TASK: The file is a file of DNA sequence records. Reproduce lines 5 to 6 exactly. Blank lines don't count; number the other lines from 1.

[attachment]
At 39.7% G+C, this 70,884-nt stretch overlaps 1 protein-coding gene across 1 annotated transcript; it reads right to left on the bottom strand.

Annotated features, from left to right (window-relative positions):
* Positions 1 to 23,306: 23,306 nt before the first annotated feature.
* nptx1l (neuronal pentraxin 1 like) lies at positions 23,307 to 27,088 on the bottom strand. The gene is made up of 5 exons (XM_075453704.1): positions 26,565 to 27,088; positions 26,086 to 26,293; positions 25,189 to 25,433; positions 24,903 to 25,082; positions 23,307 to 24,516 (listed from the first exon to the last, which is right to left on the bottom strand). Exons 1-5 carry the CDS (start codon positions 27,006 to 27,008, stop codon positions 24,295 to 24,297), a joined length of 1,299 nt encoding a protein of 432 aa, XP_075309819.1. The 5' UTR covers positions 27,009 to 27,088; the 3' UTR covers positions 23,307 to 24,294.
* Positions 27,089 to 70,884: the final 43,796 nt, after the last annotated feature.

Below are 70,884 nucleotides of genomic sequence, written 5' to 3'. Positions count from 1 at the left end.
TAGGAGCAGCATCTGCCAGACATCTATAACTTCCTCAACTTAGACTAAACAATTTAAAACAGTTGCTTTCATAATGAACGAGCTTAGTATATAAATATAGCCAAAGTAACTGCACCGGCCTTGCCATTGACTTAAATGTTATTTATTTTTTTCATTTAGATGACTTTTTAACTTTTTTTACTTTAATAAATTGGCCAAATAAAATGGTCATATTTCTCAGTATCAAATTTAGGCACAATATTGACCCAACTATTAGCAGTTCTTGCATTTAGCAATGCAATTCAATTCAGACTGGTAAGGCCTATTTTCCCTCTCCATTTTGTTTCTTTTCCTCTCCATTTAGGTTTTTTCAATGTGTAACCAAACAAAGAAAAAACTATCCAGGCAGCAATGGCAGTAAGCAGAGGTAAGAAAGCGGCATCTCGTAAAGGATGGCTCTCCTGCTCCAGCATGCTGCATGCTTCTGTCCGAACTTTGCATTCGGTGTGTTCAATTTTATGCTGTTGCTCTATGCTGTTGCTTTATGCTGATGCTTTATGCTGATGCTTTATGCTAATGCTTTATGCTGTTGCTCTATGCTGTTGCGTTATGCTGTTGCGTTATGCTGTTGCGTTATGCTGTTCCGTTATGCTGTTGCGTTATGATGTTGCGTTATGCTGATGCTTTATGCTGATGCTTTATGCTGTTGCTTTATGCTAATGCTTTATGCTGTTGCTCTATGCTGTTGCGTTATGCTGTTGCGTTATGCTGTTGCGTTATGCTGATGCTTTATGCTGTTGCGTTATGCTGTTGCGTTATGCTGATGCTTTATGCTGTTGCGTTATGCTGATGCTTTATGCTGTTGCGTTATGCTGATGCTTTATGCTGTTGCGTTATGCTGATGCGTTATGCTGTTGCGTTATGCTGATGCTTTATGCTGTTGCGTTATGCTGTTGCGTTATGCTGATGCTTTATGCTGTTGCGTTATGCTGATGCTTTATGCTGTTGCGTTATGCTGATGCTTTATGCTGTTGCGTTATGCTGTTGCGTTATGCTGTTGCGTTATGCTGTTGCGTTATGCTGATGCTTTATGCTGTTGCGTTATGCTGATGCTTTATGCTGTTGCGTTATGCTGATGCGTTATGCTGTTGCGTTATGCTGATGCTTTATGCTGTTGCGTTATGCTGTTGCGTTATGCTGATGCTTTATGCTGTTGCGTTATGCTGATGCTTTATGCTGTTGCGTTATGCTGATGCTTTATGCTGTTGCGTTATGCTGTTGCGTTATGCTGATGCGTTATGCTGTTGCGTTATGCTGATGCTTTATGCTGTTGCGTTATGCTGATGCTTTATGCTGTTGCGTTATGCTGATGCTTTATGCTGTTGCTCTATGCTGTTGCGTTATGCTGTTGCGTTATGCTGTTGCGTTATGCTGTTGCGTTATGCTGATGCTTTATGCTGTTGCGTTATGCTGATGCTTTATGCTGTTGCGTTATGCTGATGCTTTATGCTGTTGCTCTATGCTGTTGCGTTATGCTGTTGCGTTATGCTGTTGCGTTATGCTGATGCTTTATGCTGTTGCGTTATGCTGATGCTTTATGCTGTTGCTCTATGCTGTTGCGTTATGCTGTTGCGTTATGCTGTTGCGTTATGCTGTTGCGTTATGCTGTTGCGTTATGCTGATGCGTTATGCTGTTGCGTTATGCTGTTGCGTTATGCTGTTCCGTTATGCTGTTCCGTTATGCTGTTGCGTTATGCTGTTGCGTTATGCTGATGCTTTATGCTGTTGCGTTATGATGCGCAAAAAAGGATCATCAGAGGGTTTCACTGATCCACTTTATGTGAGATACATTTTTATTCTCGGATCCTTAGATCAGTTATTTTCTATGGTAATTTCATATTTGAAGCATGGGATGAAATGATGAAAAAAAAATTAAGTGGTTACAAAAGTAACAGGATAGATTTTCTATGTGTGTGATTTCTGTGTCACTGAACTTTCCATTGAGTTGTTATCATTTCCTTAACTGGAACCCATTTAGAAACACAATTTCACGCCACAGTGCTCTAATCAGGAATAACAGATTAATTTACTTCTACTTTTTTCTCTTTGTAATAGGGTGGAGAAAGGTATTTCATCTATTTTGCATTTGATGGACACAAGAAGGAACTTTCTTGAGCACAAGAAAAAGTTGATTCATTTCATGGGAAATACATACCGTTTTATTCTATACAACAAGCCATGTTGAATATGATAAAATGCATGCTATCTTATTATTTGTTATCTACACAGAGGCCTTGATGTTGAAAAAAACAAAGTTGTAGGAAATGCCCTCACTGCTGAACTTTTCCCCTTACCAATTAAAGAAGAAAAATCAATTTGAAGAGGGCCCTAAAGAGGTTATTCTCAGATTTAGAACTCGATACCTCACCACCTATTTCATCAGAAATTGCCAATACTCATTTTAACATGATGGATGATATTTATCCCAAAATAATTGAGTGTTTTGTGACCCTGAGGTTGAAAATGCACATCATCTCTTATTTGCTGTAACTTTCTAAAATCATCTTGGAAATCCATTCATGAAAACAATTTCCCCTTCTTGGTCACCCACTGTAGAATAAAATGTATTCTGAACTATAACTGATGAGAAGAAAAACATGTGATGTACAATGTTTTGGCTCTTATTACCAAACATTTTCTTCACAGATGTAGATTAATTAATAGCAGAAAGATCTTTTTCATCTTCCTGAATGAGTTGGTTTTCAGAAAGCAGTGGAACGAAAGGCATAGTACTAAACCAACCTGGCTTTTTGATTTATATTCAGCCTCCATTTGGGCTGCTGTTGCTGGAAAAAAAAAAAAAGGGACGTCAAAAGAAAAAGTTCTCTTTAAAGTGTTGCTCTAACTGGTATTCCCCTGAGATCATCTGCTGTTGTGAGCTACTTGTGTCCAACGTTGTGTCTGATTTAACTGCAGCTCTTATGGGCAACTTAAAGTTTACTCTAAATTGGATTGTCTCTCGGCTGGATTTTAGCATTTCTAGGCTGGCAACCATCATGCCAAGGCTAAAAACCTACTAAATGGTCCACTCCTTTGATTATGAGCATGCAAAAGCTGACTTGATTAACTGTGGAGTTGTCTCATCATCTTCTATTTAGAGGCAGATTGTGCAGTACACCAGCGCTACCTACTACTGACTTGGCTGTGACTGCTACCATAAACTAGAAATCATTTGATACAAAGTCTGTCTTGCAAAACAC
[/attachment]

* Positions 27,089 to 70,884: the final 43,796 nt, after the last annotated feature.

Below are 70,884 nucleotides of genomic sequence, written 5' to 3'. Positions count from 1 at the left end.